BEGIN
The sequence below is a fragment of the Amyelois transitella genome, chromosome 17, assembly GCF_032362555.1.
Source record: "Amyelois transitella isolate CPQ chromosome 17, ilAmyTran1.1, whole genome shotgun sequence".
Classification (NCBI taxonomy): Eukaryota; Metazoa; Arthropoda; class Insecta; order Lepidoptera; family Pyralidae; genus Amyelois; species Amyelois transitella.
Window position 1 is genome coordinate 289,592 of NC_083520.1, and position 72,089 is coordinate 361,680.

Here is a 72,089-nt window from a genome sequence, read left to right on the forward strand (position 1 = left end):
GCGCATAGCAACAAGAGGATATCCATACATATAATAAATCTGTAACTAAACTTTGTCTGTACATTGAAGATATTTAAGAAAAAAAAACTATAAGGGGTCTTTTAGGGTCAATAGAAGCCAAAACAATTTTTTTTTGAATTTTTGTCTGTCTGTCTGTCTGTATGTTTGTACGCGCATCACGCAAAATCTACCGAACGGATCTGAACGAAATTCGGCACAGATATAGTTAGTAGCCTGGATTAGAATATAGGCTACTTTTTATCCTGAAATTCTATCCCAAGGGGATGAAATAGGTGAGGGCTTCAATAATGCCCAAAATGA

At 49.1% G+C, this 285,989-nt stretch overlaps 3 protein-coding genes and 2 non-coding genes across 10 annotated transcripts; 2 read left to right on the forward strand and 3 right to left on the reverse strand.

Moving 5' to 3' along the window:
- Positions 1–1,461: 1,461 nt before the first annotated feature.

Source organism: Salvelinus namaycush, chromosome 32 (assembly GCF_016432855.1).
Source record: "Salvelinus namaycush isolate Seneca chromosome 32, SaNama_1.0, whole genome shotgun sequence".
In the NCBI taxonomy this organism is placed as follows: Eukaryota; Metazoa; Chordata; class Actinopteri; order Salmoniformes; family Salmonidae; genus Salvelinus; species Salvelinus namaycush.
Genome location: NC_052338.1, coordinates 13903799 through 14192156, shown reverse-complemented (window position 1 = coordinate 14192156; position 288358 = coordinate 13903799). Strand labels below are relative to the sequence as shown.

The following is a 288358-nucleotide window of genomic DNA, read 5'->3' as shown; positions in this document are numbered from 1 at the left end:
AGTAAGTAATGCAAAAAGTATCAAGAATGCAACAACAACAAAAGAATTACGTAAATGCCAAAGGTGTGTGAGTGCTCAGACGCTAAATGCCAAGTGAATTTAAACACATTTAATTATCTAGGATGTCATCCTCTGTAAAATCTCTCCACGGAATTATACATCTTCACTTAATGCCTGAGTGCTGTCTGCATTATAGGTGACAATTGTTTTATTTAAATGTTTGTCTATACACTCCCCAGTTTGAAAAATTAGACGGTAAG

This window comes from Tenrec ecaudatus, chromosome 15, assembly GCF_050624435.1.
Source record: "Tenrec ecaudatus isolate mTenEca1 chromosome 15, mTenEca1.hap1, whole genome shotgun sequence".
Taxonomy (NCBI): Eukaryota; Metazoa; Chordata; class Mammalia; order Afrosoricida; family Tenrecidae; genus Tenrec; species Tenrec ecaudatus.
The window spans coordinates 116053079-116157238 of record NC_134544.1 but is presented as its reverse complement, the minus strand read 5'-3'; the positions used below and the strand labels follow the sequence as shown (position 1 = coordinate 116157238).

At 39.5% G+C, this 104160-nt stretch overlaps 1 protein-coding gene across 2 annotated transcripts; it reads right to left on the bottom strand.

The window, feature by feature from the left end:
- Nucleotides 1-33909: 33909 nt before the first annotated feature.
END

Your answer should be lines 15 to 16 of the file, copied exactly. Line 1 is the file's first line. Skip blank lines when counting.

AGTAAGTAATGCAAAAAGTATCAAGAATGCAACAACAACAAAAGAATTACGTAAATGCCAAAGGTGTGTGAGTGCTCAGACGCTAAATGCCAAGTGAATTTAAACACATTTAATTATCTAGGATGTCATCCTCTGTAAAATCTCTCCACGGAATTATACATCTTCACTTAATGCCTGAGTGCTGTCTGCATTATAGGTGACAATTGTTTTATTTAAATGTTTGTCTATACACTCCCCAGTTTGAAAAATTAGACGGTAAG

This window comes from Tenrec ecaudatus, chromosome 15, assembly GCF_050624435.1.